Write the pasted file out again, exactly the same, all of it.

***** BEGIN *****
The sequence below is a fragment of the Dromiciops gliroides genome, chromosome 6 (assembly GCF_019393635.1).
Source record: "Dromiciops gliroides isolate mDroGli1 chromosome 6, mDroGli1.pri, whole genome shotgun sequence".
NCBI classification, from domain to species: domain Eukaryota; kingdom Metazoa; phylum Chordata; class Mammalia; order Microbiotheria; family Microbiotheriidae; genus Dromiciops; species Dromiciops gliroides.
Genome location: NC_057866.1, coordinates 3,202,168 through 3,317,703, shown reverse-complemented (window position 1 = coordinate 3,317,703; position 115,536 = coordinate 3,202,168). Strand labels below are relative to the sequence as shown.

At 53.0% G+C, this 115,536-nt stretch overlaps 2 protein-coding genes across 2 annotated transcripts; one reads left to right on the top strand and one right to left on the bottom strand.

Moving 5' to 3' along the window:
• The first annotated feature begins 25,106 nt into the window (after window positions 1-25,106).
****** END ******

The sequence below is a fragment of the Dromiciops gliroides genome, chromosome 6 (assembly GCF_019393635.1).
Source record: "Dromiciops gliroides isolate mDroGli1 chromosome 6, mDroGli1.pri, whole genome shotgun sequence".
NCBI classification, from domain to species: domain Eukaryota; kingdom Metazoa; phylum Chordata; class Mammalia; order Microbiotheria; family Microbiotheriidae; genus Dromiciops; species Dromiciops gliroides.
Genome location: NC_057866.1, coordinates 3,202,168 through 3,317,703, shown reverse-complemented (window position 1 = coordinate 3,317,703; position 115,536 = coordinate 3,202,168). Strand labels below are relative to the sequence as shown.

At 53.0% G+C, this 115,536-nt stretch overlaps 2 protein-coding genes across 2 annotated transcripts; one reads left to right on the top strand and one right to left on the bottom strand.

Moving 5' to 3' along the window:
• The first annotated feature begins 25,106 nt into the window (after window positions 1-25,106).